RIA Novosti, 9/29/05– Russia’s largest crude oil producer, Lukoil and American ConocoPhillips have set up a joint group to acquire new assets in Russia and abroad. The group will look into the possibility of purchasing a major stake in Mazeikiai Nafta. Mazeikiai assets include a refinery, the Butinge maritime terminal for crude oil and the Birzai pipeline. Lukoil which owns over 100 gas stations in Lithuania, proposes to link West Siberian oil deposits to the Mazeikiai refinery and to European consumers. Since the 1990’s, it has tried twice to gain control of the Lithuanian company. The Lithuanian government has set stringent qualifications for investors in the oil complex, requiring any Russian strategic investor to team up with a reputable Western company.
Russian-German Gas Pipeline Concerns Baltic Leaders
The signing of a pact by President Putin and Chancellor Schroeder for construction of a natural gas pipeline from Russia directly to Germany along the Baltic seabed has raised concerns among Baltic and EU leaders, reports BNS (9/15/05). The project undermines the EU supply diversification strategy; slows the EU’s common foreign and security policy; and demonstratively ignores the long-standing concerns of the Baltic countries and Poland. The four countries had proposed an overland pipeline through their territories. The overland line would cost about 30% less to build, and is better suited for containing the impact of accidents. The undersea project “openly lacks economic gains, it is clear that it was a political decision,” stated Vaira Vike-Freiberga, President of Latvia. She added that Germany “apparently thought that it could make a decision with Russia all by itself without considering the fact that such a major energy project will affect many EU member states.” Environmentalists have noted possible danger to the pipeline from chemical weapons and mines at the bottom of the Baltic Sea dumped during and after WWII. Germany also ignored the Council of Baltic Sea Countries’ guideline on energy cooperation and ecological protection.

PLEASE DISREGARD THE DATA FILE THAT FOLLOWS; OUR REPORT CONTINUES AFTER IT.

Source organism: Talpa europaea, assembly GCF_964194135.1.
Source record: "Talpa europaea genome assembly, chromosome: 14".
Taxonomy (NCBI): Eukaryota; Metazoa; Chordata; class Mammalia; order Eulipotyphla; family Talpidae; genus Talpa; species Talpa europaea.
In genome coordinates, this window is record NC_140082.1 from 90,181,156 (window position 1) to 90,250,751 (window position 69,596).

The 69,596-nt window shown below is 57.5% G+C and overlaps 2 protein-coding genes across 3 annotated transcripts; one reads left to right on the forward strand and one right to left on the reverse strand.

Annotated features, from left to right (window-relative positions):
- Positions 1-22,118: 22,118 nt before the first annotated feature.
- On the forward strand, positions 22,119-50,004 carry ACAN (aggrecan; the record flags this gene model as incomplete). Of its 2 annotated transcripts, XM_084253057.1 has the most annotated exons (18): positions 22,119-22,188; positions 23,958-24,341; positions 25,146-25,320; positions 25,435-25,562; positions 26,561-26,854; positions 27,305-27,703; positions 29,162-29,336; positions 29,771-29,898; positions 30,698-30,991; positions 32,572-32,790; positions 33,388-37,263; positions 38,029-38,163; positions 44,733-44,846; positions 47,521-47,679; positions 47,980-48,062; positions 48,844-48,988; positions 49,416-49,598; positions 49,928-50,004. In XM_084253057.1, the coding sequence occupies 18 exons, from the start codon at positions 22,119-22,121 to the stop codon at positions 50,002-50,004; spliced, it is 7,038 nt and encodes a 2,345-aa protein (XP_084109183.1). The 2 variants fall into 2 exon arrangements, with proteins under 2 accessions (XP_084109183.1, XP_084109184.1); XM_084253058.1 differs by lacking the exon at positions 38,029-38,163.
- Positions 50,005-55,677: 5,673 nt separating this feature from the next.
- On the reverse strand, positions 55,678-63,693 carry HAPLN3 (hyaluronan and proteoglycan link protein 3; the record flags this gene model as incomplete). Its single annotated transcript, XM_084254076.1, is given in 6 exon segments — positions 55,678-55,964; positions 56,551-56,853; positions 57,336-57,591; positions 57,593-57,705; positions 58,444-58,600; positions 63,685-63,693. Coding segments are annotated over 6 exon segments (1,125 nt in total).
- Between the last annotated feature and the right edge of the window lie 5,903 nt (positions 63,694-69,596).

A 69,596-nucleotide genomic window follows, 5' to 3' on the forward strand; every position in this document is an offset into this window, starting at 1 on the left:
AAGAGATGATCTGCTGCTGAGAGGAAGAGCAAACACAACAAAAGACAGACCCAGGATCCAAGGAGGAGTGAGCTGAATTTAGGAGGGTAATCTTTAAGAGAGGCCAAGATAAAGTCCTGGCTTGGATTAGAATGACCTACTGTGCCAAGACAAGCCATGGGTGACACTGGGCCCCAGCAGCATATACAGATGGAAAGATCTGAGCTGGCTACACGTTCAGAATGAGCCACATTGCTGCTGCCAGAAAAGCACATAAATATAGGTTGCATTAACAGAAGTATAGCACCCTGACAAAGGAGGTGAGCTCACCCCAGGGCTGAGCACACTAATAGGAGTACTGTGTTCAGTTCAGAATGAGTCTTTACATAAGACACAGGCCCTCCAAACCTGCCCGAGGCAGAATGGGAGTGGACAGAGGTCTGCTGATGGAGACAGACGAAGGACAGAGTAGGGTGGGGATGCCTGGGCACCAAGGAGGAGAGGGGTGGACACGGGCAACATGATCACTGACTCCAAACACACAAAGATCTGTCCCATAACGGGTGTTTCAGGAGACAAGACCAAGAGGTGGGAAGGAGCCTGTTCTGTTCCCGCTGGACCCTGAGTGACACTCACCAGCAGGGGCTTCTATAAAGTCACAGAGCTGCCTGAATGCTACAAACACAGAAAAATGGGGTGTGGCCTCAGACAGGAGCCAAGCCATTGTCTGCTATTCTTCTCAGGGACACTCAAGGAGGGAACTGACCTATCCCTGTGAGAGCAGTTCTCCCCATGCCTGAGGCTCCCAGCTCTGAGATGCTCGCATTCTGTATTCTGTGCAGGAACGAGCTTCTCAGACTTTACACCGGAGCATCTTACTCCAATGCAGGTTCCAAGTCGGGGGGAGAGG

U.S. Pilots Take Over NATO Air Mission in the Baltic Countries
As of September 30, the U.S. Air Force took over the duties of NATO air patrols from the German air force to patrol the airspace of the three Baltic nations (Lit MOD (9/28/05). The mission will be carried out by F-16 fighter jets from the 52nd Fighter Wing. The 52 Fighter Wing is the largest fighter operation in Germany and the most versatile wing of U.S. Air Forces in Europe. The patrol operations are carried out from Lithuania’s Zokniai military air base in northern Lithuania. NATO member countries have been taking turns at sending their fighters to the Baltic countries for patrol duty ever since the three countries joined NATO in March 2004. Belgium, Denmark, Great Britain, Netherlands and Norway have undertaken the mission in past years. Some 100 U.S. troops will be stationed at Zokniai for a three month tour. Last year, Russia’s Defense Minister criticized the stationing of NATO warplanes in Lithuania.
Russian Fighter Jet Crashes in Lithuania
Russian Fighter Jet Crashes in Lithuania On September 15, flying in good weather, a Russian air force SU-27 fighter jet crashed into a field some 100 miles inside Lithuania. The plane was participating in a simulation of air defenses against a NATO attack on Kaliningrad [Koenigsberg], reports The Week (9/30/05). The plane was carrying four armed air-to-air missiles. The Russian Defense Ministry stated that the plane veered off course due to faulty equipment and crash landed when it ran out of fuel. Lithuanian authorities and NATO are investigating the incident. Moscow sharply criticized Lithuania’s decision to carry out an independent investigation, accusing it of failing to adopt a “good-neighbor approach” and is conseqently stonewalling the investigation. The U.S. Ambassador to Lithuania, Stephen Mull, commended the Lithuanian officials “for their professional and calm response” and for their determination to cooperate with the Russian side, reports BNS (9/23/05). According to The Moscow Times (9/27/05), Russian Air Force Commander, Vladimir Mikhailov mocked NATO over its air defenses. “We had not planned to probe NATO defenses, but they turned out to be good for nothing. The much praised German pilots were on duty there, drinking beer or doing I don’t know what, but when they were scrambled the plane had already hit the ground,” he said. Russian military planes have frequently been accused of violating airspace of neighboring countries including Estonia, Latvia, Georgia and Finland. Russia has always insisted that no violation occurred.